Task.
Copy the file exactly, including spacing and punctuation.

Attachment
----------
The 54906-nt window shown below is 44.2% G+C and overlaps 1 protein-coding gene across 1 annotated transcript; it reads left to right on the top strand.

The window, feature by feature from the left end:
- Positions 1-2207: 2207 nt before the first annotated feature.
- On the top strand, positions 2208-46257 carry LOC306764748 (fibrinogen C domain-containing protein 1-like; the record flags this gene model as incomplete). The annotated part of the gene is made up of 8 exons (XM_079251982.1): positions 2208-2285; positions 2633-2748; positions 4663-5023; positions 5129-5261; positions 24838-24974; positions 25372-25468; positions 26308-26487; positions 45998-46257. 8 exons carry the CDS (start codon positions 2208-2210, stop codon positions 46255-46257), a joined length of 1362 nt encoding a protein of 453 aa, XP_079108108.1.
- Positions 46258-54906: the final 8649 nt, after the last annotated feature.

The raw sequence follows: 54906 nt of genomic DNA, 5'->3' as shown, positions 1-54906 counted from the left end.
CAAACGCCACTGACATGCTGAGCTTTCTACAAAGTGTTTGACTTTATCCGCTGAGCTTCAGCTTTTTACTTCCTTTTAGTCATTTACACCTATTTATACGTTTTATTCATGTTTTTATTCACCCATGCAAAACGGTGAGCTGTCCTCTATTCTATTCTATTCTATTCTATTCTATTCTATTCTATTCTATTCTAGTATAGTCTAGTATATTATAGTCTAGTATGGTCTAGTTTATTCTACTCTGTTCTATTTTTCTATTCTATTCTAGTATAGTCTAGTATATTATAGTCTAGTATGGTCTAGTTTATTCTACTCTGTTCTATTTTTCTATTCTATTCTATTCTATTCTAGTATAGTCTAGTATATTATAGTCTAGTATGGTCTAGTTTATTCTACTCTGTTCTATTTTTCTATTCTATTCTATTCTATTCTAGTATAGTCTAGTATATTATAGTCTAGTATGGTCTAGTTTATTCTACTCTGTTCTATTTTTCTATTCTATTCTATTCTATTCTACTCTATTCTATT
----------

The 54906-nt window shown below is 44.2% G+C and overlaps 1 protein-coding gene across 1 annotated transcript; it reads left to right on the top strand.

The window, feature by feature from the left end:
- Positions 1-2207: 2207 nt before the first annotated feature.
- On the top strand, positions 2208-46257 carry LOC306764748 (fibrinogen C domain-containing protein 1-like; the record flags this gene model as incomplete). The annotated part of the gene is made up of 8 exons (XM_079251982.1): positions 2208-2285; positions 2633-2748; positions 4663-5023; positions 5129-5261; positions 24838-24974; positions 25372-25468; positions 26308-26487; positions 45998-46257. 8 exons carry the CDS (start codon positions 2208-2210, stop codon positions 46255-46257), a joined length of 1362 nt encoding a protein of 453 aa, XP_079108108.1.
- Positions 46258-54906: the final 8649 nt, after the last annotated feature.

The raw sequence follows: 54906 nt of genomic DNA, 5'->3' as shown, positions 1-54906 counted from the left end.
CAAACGCCACTGACATGCTGAGCTTTCTACAAAGTGTTTGACTTTATCCGCTGAGCTTCAGCTTTTTACTTCCTTTTAGTCATTTACACCTATTTATACGTTTTATTCATGTTTTTATTCACCCATGCAAAACGGTGAGCTGTCCTCTATTCTATTCTATTCTATTCTATTCTATTCTATTCTATTCTATTCTAGTATAGTCTAGTATATTATAGTCTAGTATGGTCTAGTTTATTCTACTCTGTTCTATTTTTCTATTCTATTCTAGTATAGTCTAGTATATTATAGTCTAGTATGGTCTAGTTTATTCTACTCTGTTCTATTTTTCTATTCTATTCTATTCTATTCTAGTATAGTCTAGTATATTATAGTCTAGTATGGTCTAGTTTATTCTACTCTGTTCTATTTTTCTATTCTATTCTATTCTATTCTAGTATAGTCTAGTATATTATAGTCTAGTATGGTCTAGTTTATTCTACTCTGTTCTATTTTTCTATTCTATTCTATTCTATTCTACTCTATTCTATT